Why Homelessness is Solvable, but Governments Don’t Want to Solve It

Why Homelessness is Solvable, but Governments Don’t Want to Solve It

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The homeless serve an important social purpose

There’s a common perception that the homeless are to blame for their situation. They haven’t worked hard enough; they have the wrong attitude; they’re failures.

If there were a handful of people living homeless, the argument might be valid. But, when over 225,000 people in the UK and over 500,000 people in the US (nearly 60,000 in Los Angeles alone) are homeless, that argument holds little weight. Homelessness is a systemic social failure, and the homeless are victims of a system that fails to offer support for those when times get tough.

Things don’t always go according to plan in life, and if someone’s life spirals to the point where they land themselves facing the prospect of having to sleep rough, there is no social safety net to protect people before they face that prospect.

There is a ready-made solution to the problem. It’s estimated that in London, there are over 80,000 vacant properties, while Los Angeles has over 93,000 properties serving no purpose other than collecting dust.

If vacant homes were repurposed, they could be offered to someone facing the prospect of homelessness as temporary accommodation, let’s say, for six months, to get themselves back on their feet.

Having a social safety net that protects those that have lost a job and can’t afford to pay rent, or the countless other reasons someone is forced onto the streets, would protect people and provide them time to resolve their situation.

At present, there is no such safety net — you either sink or swim. That’s a product of a belief in rampant individualism where you are responsible for your destiny. The successful are those who work the hardest and show grit and determination — the failures are those who have no motivation, drive, or passion.

The naysayers may argue why should society foot the bill for those who can’t look after themselves? But homelessness does cost the taxpayer plenty of money — an estimated £20,128 per homeless person in the UK — in fact.

So it could be far cheaper to focus on supporting those who need shelter on a medium-term basis than to allow them to rot on the streets.

There is no moral, financial, or rational reason for not preventing people from sleeping rough. The real reason behind the continued failure to solve homelessness is that governments use the homeless as a social weapon.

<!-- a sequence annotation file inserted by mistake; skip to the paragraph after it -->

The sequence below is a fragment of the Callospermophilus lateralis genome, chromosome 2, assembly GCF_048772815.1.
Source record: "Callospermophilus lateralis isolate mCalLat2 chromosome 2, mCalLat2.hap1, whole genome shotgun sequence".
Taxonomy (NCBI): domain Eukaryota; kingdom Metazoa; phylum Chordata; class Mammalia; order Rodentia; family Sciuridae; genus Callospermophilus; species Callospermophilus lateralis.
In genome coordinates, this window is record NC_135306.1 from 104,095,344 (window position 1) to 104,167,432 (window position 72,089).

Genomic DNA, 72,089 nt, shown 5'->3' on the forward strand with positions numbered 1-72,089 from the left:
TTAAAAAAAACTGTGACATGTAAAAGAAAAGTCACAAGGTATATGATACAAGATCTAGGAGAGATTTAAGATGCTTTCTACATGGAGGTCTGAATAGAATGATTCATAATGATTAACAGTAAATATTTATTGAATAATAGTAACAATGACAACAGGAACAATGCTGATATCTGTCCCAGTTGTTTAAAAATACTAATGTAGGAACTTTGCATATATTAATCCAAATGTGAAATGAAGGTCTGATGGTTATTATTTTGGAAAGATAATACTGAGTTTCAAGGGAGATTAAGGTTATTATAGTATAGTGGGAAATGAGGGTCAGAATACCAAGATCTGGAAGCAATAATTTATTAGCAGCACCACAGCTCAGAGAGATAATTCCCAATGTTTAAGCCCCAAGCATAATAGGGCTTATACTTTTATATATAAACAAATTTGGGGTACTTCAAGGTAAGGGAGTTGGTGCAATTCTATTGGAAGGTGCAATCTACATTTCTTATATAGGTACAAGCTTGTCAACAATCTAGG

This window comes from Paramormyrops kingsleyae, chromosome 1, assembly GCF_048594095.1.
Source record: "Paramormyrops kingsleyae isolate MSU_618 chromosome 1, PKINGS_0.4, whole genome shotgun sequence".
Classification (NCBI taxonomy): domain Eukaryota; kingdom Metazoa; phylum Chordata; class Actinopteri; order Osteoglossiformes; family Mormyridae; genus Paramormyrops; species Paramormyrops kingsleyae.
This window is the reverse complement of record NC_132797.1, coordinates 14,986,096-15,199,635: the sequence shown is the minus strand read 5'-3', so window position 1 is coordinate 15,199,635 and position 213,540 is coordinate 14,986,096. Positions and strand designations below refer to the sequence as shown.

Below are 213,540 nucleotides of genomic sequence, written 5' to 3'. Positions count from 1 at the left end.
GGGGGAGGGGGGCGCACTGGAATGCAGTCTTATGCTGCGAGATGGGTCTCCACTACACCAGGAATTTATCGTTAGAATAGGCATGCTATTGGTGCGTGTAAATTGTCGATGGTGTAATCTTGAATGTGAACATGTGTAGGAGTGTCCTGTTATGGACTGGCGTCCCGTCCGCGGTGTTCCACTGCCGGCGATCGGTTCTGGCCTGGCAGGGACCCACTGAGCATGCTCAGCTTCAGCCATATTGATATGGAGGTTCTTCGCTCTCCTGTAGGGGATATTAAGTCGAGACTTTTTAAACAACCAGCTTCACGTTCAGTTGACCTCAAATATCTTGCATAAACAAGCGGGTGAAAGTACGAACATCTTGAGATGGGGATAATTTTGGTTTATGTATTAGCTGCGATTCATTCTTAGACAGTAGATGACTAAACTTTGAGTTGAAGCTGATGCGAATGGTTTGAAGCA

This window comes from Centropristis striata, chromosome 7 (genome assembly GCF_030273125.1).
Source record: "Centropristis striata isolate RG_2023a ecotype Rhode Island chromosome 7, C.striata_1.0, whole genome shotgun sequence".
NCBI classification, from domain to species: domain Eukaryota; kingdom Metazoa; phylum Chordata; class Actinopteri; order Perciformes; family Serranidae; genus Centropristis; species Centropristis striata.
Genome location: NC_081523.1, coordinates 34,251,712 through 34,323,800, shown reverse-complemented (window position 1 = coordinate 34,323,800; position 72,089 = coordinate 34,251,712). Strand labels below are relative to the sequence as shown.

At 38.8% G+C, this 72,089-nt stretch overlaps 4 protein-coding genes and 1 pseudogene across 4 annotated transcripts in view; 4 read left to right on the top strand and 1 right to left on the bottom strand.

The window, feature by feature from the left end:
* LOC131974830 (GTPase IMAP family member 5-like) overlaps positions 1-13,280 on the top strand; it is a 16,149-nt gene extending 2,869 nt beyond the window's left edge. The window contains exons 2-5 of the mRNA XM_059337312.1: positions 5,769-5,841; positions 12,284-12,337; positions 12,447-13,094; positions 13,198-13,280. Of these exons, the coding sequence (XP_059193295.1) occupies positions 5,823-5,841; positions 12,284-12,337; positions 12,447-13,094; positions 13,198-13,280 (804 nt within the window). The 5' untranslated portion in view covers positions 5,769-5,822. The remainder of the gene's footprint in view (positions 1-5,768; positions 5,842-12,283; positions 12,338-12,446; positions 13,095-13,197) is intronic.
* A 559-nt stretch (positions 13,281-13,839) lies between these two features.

They use the homeless to remind you of what could happen if you don’t conform. If you don’t stay on the straight and narrow and keep working hard. It’s not about them — it’s about you. It’s about the feeling you get when the homeless ask you for money, knowing all too well that you are helpless to help them get out of their situation.

No matter how laborious or mundane work can be, those moments, when faced with the reality of homelessness, provides the stark alternative. If you don’t work, you will face a life of utter misery and suffering; you’ll be considered a failure, just like them.

What type of world are we living in where it would be cheaper to stop homelessness than to let someone go on the streets, yet we choose the latter option? We’ve created a vicious, ruthless society that encourages a dog-eat-dog mentality. Most will do just about anything to get to the top because they know that if they’re not ruthless, they might end up in the gutter.

Everyone is aware they are balancing precariously on a tightrope — make a wrong move, and you might fall off. If you do, the walls to get back on track can be oh so steep.

No one feels safe or secure; you always have to have your wits about you. It’s just plain sad, stressful, and anxiety-inducing. It doesn’t need to be this way, yet it is because the government couldn’t be further removed from the day-to-day reality of people’s lives.

The government often comprises wealthy members of the establishment. How can these rich, entitled, privately educated individuals possibly empathize or even be able to comprehend the situation of someone who finds themselves without a home and without the finances to afford a home? From their privileged perspective, it must be that the person simply hasn’t worked hard enough, and they have to ‘pull themselves together’. Or, more likely, they simply don’t care and haven’t given it a moment’s notice.

The fact it would be cheaper to prevent homelessness than let someone suffer on the streets must be the most compelling argument for supporting them before they become homeless. Yet, in a world where the individual is king, the idea that the government would create welfare policies that focus on preventing a social failure isn’t even comprehended. They are homeless because they didn’t try hard enough — that’s the government’s attitude. And you better remember that lesson, otherwise, you could be the next victim.